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View Full Version : Stall Spin syndrome and lack of feel on the game



XyZspineZyX
09-09-2003, 06:02 PM
I got a second hand saitek rumbler, and i began some testing ( for my own reasons) to see and try to feel the onset of stall on the following airplanes

me109 e7, f2 g2 g6 g6a/s, and k4
fw190 a4, a5, a8 and a9

my surprise is that on the 109 the cues are very subtle, and it requires conscious attention to "feel it" on the other hand the 190 early series are very docile and you can feel a little "twitch" on the stick that tells you are on the edge, latter series are a little "impetuous" and they almost give you no warning ( this is flying by airspeed indicator) at or below 270 kph ( no flaps, 90 percent power, rad flaps closed)they tumble like an umbalanced laundry machine, I would like to know what are your experiences on this subject...Im considering to move to the FW 190 a4 or a5...

all this test is being performed on the patch version 1.11

here is some text about stall spins as taught on real life ( im using it as a guideline to do the test):

http://mywebpage.netscape.com/kurbalaganda/stallspin01.jpg

http://mywebpage.netscape.com/kurbalaganda/stallspin02.jpg

http://mywebpage.netscape.com/kurbalaganda/stallspin03.jpg

http://mywebpage.netscape.com/kurbalaganda/stallspin04.jpg


http://mywebpage.netscape.com/kurbalaganda/Loco-S.gif

[B]Burning Avgas at alarming rates since 1990. [B]
<G>Visit http://www.aopa.org<G>
I love the Me 109 but... "Ich bin ein Würgerwhiner"!! too /i/smilies/16x16_smiley-wink.gif

Message Edited on 09/09/0311:04AM by Loco-S

XyZspineZyX
09-09-2003, 06:02 PM
I got a second hand saitek rumbler, and i began some testing ( for my own reasons) to see and try to feel the onset of stall on the following airplanes

me109 e7, f2 g2 g6 g6a/s, and k4
fw190 a4, a5, a8 and a9

my surprise is that on the 109 the cues are very subtle, and it requires conscious attention to "feel it" on the other hand the 190 early series are very docile and you can feel a little "twitch" on the stick that tells you are on the edge, latter series are a little "impetuous" and they almost give you no warning ( this is flying by airspeed indicator) at or below 270 kph ( no flaps, 90 percent power, rad flaps closed)they tumble like an umbalanced laundry machine, I would like to know what are your experiences on this subject...Im considering to move to the FW 190 a4 or a5...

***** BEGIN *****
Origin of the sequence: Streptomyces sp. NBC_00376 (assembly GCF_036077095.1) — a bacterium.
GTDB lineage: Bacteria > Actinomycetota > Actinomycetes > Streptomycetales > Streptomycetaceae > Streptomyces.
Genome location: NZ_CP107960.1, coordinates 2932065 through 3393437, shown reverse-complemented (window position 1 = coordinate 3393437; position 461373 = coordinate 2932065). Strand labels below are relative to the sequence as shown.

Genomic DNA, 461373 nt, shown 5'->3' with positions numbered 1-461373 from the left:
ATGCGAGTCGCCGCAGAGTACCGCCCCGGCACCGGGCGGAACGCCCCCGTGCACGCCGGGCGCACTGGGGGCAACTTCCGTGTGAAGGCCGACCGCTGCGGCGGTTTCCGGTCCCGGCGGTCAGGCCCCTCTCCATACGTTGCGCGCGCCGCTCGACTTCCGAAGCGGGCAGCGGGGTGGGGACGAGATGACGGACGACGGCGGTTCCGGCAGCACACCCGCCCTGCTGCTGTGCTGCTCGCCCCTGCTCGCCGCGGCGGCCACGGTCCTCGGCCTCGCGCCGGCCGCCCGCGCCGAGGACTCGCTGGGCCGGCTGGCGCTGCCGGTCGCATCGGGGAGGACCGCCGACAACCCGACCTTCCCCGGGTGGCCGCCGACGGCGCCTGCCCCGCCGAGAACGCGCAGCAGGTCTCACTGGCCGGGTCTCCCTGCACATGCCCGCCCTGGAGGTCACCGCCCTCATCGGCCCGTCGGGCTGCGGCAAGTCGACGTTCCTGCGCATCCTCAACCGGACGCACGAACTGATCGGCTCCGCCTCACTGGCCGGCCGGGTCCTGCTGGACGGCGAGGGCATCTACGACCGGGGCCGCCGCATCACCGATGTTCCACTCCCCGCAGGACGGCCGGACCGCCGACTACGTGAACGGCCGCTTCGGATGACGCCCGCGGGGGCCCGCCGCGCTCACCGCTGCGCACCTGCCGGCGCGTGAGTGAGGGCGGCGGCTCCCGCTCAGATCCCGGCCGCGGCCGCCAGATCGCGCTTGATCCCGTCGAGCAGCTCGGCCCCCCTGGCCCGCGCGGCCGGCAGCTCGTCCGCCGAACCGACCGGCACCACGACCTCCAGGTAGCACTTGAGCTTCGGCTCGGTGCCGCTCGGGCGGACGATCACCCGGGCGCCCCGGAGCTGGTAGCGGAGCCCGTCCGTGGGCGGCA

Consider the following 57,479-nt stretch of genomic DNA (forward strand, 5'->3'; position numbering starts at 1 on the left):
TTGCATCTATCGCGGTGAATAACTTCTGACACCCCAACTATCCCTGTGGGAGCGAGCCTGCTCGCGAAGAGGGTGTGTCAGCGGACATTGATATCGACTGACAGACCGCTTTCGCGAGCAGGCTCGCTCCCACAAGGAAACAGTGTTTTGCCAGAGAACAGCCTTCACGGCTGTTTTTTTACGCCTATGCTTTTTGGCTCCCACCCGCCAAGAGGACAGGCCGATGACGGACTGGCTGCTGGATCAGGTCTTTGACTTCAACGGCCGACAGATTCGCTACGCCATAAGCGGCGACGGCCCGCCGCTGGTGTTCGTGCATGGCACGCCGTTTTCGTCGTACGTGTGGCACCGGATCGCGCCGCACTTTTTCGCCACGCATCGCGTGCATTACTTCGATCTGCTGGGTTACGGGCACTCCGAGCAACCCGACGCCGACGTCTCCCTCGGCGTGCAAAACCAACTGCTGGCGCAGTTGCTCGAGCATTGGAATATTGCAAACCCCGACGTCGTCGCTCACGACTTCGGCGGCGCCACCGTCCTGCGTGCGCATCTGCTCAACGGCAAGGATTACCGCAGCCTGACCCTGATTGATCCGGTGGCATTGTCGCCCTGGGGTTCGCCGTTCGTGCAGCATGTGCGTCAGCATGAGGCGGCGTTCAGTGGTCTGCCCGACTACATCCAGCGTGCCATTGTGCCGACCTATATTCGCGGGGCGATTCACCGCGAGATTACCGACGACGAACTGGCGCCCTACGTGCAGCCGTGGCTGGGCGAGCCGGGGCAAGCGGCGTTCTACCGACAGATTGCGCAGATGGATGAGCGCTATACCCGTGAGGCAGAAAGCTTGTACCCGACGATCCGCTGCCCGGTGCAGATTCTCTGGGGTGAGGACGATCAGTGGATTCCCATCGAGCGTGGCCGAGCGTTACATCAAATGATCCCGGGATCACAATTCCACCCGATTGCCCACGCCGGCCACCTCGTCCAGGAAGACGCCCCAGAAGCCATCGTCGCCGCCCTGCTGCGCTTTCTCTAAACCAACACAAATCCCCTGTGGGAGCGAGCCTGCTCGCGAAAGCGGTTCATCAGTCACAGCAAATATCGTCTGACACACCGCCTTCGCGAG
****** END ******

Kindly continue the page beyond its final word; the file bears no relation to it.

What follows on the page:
all this test is being performed on the patch version 1.11

here is some text about stall spins as taught on real life ( im using it as a guideline to do the test):

http://mywebpage.netscape.com/kurbalaganda/stallspin01.jpg

http://mywebpage.netscape.com/kurbalaganda/stallspin02.jpg

http://mywebpage.netscape.com/kurbalaganda/stallspin03.jpg

http://mywebpage.netscape.com/kurbalaganda/stallspin04.jpg


http://mywebpage.netscape.com/kurbalaganda/Loco-S.gif

[B]Burning Avgas at alarming rates since 1990. [B]
<G>Visit http://www.aopa.org<G>
I love the Me 109 but... "Ich bin ein Würgerwhiner"!! too /i/smilies/16x16_smiley-wink.gif

Message Edited on 09/09/0311:04AM by Loco-S

XyZspineZyX
09-09-2003, 06:30 PM
bump

http://mywebpage.netscape.com/kurbalaganda/Loco-S.gif

[B]Burning Avgas at alarming rates since 1990. [B]
<G>Visit http://www.aopa.org<G>
I love the Me 109 but... "Ich bin ein Würgerwhiner"!! too /i/smilies/16x16_smiley-wink.gif

XyZspineZyX
09-09-2003, 06:46 PM
Don't take this the wrong way, because I don't intend to sound like a jerk here but,

What's your point?

Honestly, I don't get it from what you've provided.

Are you saying that stick feel and stall buffet warning vary from aircraft to aircraft, or that under high speed and G the aircraft can stall with little to no warning?

If so, that's essentially correct.

Beyond that, you'll need to be a bit more specific than you have been, because I'm just not following you here.

XyZspineZyX
09-09-2003, 06:49 PM
It's too bad that one of the primary indicators of a stall can never be "simulated" in a game like this- that sensation similar to the floor being removed that always comes during the onset of a stall, right after the initial buffeting. It is unmistakable and is a sure sign that you have stalled out.

As for spins, (even moreso than for stalls) I am not quite sure it is even worth it to "test" in such detail, as the departure depends very much on the airfoil characteristics and the chaotic movement of air around the plane. There is no way to model that level of detail on a PC in real time, so discrepancies will be inevitable.

XyZspineZyX
09-09-2003, 06:54 PM
Yep you are opening a HUGE can of worms. Lets be more specifi for instance last night I was down in the weeds with my Emil chancing down a a recalcitrant IL-2 that was refusing to not turn to tight and I entered an acclerated stall that quickly within a 1/4 of a second degenerated into a complete spin the Emil snapped onto its back in in 3/4 of a rotation was in the trees exploding in flames....what fun! I am interested in how well the Force Feedback sticks can emulate the buffeting or twitching of an insipient stall or buffet..